US Court Tosses Out All Air France Flight 447 Cases

Most of the families of the 228 passengers who were aboard Flight 447 filed suit in the United States. The reason they chose to file suit in the United States was simple. The courts of other countries provide little compensation to those who have lost loved ones due to the negligence of another.  And resolving cases in other countries can take seemingly forever. For example, as discussed here, the July 2000 crash of the Air France Concorde is still wending its way through the French court system. That’s despite the fact that the families who sued in the US settled their cases years ago. It may be surprising to many, but the US court Air France Wreckagesystem moves much faster than those of many other countries.

The Air France Flight 447 cases were all pending before a federal judge sitting in San Francisco.  Earlier this week, the judge reluctantly dismissed all the cases, ruling that they should be brought in France instead of the US.

The judge noted at the outset that dismissing the cases will mean that they will likely be refiled in France where they will languish.  It is thus doubtful that the families will ever be fairly compensated. But given the law of forum non conveniens, he couldn’t justify keeping the cases in the US:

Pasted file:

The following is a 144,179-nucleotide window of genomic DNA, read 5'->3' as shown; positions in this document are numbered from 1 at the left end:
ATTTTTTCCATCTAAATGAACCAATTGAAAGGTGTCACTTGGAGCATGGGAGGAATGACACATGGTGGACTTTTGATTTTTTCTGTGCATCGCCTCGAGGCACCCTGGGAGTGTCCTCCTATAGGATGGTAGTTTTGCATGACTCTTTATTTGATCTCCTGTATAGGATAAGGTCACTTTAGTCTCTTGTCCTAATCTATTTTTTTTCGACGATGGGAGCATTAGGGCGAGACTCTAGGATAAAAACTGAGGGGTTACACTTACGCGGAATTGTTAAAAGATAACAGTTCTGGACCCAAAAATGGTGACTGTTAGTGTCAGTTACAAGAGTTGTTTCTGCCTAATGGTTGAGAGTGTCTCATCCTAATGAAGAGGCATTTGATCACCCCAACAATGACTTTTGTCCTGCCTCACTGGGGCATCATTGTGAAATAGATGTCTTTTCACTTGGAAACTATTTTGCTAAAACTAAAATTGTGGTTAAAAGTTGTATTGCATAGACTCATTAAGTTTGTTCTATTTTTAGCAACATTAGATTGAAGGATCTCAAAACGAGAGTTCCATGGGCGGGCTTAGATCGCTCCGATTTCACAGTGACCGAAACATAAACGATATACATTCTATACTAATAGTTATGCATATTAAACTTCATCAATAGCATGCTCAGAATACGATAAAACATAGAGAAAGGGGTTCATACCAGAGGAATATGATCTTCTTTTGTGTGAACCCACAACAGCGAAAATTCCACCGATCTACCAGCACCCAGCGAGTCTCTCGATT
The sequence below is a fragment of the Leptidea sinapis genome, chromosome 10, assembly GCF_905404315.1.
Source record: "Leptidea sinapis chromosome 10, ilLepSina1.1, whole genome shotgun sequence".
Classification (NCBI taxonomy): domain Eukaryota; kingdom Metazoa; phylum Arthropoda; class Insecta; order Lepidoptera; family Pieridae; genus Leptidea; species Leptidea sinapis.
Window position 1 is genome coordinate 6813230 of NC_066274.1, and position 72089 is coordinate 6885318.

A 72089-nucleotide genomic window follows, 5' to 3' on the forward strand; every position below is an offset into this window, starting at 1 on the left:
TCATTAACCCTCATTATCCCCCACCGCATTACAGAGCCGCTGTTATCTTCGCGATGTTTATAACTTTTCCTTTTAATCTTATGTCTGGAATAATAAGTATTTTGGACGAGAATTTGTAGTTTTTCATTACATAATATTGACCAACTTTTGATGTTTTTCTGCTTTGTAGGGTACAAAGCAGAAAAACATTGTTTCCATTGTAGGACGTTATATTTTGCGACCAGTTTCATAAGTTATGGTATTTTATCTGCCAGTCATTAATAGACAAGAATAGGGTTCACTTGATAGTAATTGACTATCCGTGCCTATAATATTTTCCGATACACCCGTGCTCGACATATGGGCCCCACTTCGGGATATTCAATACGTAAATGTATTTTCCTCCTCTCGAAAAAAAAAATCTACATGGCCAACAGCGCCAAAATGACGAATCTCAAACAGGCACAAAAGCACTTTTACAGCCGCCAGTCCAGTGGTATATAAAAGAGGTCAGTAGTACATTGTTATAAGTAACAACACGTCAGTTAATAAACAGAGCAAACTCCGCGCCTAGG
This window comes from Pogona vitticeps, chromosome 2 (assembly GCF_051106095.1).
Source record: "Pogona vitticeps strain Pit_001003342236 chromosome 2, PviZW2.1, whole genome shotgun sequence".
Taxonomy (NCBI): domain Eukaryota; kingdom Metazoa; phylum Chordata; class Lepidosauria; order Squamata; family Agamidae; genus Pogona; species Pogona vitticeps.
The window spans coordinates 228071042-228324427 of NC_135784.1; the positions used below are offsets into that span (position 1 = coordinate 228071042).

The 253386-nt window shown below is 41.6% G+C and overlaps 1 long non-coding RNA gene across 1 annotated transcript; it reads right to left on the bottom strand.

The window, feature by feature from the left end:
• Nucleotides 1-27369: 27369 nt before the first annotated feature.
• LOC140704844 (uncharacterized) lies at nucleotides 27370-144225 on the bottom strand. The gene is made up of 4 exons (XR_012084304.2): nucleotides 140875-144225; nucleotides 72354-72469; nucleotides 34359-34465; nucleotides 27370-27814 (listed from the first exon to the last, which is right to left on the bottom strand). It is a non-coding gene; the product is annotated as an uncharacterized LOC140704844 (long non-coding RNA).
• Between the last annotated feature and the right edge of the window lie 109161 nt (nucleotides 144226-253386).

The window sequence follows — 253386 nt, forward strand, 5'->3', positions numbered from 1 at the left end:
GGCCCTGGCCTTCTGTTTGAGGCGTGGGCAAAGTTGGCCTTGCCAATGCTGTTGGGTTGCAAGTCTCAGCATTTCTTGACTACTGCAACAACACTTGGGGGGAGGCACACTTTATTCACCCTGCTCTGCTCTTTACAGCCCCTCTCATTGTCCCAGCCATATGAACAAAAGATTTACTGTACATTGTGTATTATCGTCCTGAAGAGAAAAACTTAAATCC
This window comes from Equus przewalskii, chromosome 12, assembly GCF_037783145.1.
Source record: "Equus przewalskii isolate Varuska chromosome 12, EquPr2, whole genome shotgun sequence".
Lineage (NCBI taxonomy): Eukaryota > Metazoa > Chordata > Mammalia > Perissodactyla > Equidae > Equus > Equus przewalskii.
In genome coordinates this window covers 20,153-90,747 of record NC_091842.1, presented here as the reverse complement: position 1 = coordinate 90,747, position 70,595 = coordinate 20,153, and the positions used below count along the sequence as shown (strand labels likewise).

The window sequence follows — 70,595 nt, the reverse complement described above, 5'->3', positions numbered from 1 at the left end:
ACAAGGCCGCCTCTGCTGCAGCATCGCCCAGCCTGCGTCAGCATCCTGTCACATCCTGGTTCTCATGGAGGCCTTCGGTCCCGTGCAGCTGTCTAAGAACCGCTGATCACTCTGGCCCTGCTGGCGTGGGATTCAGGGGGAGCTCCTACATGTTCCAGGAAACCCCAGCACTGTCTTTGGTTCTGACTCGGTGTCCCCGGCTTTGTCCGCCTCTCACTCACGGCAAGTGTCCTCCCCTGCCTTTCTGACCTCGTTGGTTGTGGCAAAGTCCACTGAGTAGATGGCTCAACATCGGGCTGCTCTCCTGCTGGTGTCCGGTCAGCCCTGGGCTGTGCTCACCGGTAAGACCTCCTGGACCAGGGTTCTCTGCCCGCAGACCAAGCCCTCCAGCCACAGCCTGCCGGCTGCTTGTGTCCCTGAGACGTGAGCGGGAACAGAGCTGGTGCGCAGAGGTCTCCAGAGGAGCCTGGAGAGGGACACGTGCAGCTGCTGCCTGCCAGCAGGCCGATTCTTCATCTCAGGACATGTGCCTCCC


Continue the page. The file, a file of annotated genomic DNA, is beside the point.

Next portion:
The Court has great sympathy for all the families who lost loved ones in this horrific accident and is interested in seeing those families fairly and timely compensated. But sympathy cannot substitute for an unbiased application of the law.

The judge noted that many manufacturers of the aircraft’s various components are located in the United States. That means the United States does indeed have a legitimate interest in the litigation. After all,

The United States [has] an interest in deterring the manufacture of defective products by domestic corporations.

But the judge decided that interest was outweighed by other factors. For example, a criminal investigation into the cause of the crash is currently taking place in France. French civil courts can get access to the evidence that is gathered in that investigation. But US courts cannot. That, according to the judge, makes it more appropriate for the cases to be heard in France.

Unfortunately, as discussed here, nothing ever seems to come of those criminal investigations in France. And it’s unlikely that, in France, the victims will ever receive fair compensation for their loss. In fact, any compensation at all from the manufacturers is now a long, long way off.

The judge's 20 page opinion can be found here.

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Cloudesley Shovell - October 11, 2010 3:25 PM

I'm neither here nor there on the actual case, but I found Judge Breyer's use of "MC" as shorthand for the Montreal Convention pretty annoying. Especially so because he used the shorthand first without defining what it stood for, and because Warsaw Convention was always spelled out. Go figure.

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